While there are some cautions to consider when we engage our experiences, there are many blessings as well.

Blessings of Experience

We learned it for a reason. Our life is more than just a series of random experiences. If we believe that, “the steps of a righteous person are ordered by the Lord,” (Psalm 37:23) then we must believe that our experiences have a God-ordained purpose. They shape us and our understanding to prepare us for future decisions and discernment. We should never discount our experiences. We may need to learn to rightly understand them, but they are a valuable gift from God.

Experience makes it personal. It is all too easy to have lofty thoughts and ideas, but the real “rubber meets the road” of the Christian life is understanding the impact of our theology and beliefs on our actions, on our witness for Christ, and on how we treat others. While the “What Would Jesus Do” movement often seemed to go a little overboard, the question is still of great importance. Knowing what we know from Scripture and Tradition, asking what God wants us to “do” with that insight central to our faith walk. It is all too easy to “know what is right” and yet, live wrongly.

Application helps us understand. I love to fly fish, and I love to read about fly fishing. I can assure you, there is an amazing difference between knowing how to fish, and fishing. All of the book learning is helpful, but putting it into practice teaches what no book ever could. Likewise, our experience of putting Scripture and Tradition into practice refines our understanding. Even our mistakes and failures help us better understand the truths we live by, and refine the way we put them into practice along our journey.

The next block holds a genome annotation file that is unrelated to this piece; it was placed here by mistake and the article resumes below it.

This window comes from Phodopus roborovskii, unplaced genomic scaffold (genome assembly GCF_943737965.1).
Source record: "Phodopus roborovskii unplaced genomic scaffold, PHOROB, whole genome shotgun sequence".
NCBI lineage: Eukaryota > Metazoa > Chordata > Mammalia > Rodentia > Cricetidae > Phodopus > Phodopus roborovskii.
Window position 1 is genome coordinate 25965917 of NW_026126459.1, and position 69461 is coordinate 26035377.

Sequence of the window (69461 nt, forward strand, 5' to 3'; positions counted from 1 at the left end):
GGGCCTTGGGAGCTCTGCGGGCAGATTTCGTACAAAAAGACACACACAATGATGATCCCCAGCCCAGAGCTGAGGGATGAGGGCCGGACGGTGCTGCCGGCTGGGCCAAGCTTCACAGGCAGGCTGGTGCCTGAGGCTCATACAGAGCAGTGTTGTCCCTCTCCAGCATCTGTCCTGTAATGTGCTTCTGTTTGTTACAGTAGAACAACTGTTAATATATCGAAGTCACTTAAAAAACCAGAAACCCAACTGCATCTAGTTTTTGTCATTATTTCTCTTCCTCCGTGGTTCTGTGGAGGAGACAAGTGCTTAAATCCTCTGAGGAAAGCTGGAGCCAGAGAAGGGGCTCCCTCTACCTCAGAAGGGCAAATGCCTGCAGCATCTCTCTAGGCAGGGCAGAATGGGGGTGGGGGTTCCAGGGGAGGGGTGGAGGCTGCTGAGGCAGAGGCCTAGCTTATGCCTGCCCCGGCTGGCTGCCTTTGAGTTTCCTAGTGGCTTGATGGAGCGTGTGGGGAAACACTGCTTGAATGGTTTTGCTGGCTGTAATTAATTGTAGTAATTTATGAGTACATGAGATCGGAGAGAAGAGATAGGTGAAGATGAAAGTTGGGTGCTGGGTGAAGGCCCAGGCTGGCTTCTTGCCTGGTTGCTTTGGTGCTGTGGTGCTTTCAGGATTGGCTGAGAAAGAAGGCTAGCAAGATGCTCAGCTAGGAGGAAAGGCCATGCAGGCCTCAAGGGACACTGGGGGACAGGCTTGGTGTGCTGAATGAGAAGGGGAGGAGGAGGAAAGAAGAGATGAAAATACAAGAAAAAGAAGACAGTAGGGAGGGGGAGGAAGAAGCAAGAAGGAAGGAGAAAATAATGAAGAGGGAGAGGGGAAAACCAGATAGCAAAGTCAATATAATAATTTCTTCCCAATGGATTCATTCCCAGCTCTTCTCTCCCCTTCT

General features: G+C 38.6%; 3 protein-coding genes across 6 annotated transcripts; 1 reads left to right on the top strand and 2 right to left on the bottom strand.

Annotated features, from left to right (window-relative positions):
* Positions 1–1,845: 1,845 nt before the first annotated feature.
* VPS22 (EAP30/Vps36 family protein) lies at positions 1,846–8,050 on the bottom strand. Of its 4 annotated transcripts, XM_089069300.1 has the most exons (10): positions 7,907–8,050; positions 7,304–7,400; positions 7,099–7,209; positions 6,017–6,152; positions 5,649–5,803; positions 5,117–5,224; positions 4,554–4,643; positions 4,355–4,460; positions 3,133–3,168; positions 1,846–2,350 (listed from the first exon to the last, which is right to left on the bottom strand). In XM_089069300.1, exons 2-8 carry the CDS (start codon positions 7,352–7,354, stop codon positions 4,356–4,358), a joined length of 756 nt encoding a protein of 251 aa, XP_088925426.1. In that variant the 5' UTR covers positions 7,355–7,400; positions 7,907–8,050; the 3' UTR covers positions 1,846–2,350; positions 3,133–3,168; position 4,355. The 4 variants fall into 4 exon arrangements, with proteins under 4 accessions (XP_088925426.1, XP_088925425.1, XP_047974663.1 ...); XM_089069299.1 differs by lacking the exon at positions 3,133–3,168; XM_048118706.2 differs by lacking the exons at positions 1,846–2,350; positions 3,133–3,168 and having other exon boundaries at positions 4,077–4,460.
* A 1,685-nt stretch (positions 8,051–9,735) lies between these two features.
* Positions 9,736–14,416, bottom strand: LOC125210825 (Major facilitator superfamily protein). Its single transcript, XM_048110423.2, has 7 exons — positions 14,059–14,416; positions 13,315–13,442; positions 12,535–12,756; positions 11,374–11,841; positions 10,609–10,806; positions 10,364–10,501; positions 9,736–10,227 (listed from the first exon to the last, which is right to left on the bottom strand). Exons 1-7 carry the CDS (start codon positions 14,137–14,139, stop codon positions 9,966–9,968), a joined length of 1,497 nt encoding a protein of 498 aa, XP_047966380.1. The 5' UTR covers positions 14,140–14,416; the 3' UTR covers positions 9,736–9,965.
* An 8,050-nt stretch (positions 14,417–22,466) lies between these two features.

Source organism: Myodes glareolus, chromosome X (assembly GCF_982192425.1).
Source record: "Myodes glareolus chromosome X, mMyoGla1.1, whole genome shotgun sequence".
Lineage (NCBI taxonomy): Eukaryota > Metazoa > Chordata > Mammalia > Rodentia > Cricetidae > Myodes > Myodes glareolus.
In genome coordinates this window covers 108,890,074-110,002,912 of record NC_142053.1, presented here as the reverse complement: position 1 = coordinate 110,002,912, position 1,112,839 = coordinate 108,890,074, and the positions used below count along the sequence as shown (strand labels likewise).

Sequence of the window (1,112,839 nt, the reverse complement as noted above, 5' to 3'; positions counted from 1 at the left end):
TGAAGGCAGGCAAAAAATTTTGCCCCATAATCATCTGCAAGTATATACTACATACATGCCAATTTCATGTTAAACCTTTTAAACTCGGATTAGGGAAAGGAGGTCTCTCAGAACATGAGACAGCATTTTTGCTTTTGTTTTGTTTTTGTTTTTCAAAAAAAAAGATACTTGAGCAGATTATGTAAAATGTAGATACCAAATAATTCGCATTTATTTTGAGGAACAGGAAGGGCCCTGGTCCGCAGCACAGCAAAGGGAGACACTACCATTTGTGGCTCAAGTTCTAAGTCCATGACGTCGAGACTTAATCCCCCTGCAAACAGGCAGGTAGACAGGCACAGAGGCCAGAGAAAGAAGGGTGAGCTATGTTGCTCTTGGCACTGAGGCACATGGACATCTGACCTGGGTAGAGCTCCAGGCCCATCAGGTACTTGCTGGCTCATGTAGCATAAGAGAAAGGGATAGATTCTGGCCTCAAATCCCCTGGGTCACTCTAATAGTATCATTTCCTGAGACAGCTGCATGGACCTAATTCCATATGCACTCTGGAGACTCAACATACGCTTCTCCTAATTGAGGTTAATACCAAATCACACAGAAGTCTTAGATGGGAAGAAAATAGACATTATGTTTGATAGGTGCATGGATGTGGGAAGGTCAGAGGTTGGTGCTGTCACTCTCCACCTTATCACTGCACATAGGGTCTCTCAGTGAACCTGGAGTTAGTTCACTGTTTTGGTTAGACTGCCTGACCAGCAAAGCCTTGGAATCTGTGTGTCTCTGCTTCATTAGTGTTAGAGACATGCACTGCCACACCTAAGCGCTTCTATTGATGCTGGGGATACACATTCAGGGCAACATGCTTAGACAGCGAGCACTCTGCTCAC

Scripture, Tradition, and experience all inform our discernment process. Tomorrow, we will see how God’s gift of reason helps us bring these sources together. Until then, seek God in your circumstances and discover what the Holy Spirit is saying to you through them.

4 thoughts on “Discern God’s Will – Experience

  1. I agree wholeheartedly that God uses our experiences in our faith walk. I believe that is what 2 Corinthians 1:4 – 6 is talking about. However I do not believe that God causes experience so that we learn something. I cannot believe that God causes an airplane to crash so that the families of all the souls lost can learn from the experience, or that people suffer from cancer or other diseases so that they can learn from the experience. I do believe that if we turn to God and calling his name he will help us through those experiences and we will learn so that we in turn can help direct others to his great love. Psalm 37:23 in the CEB says ” A person’s steps are made secure by the Lord when they delight in his way.” When I keep my eyes on Christ, and delight in him, I am open to allowing the spirit to use my experiences to strengthen my faith. Thank you for your thoughts Pastor Chuck.

    1. Thank you Lucina! You make a very important point. My attention was focused in a different direction as I was writing, but clearly this distinction needs more attention. I will make it a part of my post for the start of next week. Thank you for drawing attention to this!